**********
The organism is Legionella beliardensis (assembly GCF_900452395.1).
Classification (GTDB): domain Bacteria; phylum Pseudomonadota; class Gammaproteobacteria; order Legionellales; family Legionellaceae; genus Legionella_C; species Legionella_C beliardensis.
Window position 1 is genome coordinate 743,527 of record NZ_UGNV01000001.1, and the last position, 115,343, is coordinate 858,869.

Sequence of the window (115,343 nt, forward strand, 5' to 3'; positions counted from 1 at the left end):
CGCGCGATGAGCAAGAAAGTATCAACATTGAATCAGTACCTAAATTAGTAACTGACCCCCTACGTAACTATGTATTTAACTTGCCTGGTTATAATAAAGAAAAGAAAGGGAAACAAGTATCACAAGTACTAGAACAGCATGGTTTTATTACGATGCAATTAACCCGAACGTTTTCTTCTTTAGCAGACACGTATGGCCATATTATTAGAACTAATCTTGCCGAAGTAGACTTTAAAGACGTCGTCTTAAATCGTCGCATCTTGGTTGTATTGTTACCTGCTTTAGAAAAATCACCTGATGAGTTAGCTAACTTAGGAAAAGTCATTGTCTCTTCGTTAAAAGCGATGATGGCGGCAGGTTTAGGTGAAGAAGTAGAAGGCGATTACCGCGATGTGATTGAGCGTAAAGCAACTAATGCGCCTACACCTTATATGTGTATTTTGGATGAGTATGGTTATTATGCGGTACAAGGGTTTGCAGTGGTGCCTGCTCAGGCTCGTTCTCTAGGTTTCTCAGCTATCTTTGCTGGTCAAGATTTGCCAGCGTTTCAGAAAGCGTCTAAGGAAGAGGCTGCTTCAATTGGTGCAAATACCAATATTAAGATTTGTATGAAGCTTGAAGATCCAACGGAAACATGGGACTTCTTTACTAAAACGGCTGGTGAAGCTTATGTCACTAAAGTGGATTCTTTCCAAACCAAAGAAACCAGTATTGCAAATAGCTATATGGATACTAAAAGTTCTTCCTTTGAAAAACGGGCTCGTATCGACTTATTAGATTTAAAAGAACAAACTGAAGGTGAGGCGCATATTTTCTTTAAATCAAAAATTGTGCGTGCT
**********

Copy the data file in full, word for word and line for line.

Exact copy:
The organism is Legionella beliardensis (assembly GCF_900452395.1).
Classification (GTDB): domain Bacteria; phylum Pseudomonadota; class Gammaproteobacteria; order Legionellales; family Legionellaceae; genus Legionella_C; species Legionella_C beliardensis.
Window position 1 is genome coordinate 743,527 of record NZ_UGNV01000001.1, and the last position, 115,343, is coordinate 858,869.

Sequence of the window (115,343 nt, forward strand, 5' to 3'; positions counted from 1 at the left end):
CGCGCGATGAGCAAGAAAGTATCAACATTGAATCAGTACCTAAATTAGTAACTGACCCCCTACGTAACTATGTATTTAACTTGCCTGGTTATAATAAAGAAAAGAAAGGGAAACAAGTATCACAAGTACTAGAACAGCATGGTTTTATTACGATGCAATTAACCCGAACGTTTTCTTCTTTAGCAGACACGTATGGCCATATTATTAGAACTAATCTTGCCGAAGTAGACTTTAAAGACGTCGTCTTAAATCGTCGCATCTTGGTTGTATTGTTACCTGCTTTAGAAAAATCACCTGATGAGTTAGCTAACTTAGGAAAAGTCATTGTCTCTTCGTTAAAAGCGATGATGGCGGCAGGTTTAGGTGAAGAAGTAGAAGGCGATTACCGCGATGTGATTGAGCGTAAAGCAACTAATGCGCCTACACCTTATATGTGTATTTTGGATGAGTATGGTTATTATGCGGTACAAGGGTTTGCAGTGGTGCCTGCTCAGGCTCGTTCTCTAGGTTTCTCAGCTATCTTTGCTGGTCAAGATTTGCCAGCGTTTCAGAAAGCGTCTAAGGAAGAGGCTGCTTCAATTGGTGCAAATACCAATATTAAGATTTGTATGAAGCTTGAAGATCCAACGGAAACATGGGACTTCTTTACTAAAACGGCTGGTGAAGCTTATGTCACTAAAGTGGATTCTTTCCAAACCAAAGAAACCAGTATTGCAAATAGCTATATGGATACTAAAAGTTCTTCCTTTGAAAAACGGGCTCGTATCGACTTATTAGATTTAAAAGAACAAACTGAAGGTGAGGCGCATATTTTCTTTAAATCAAAAATTGTGCGTGCT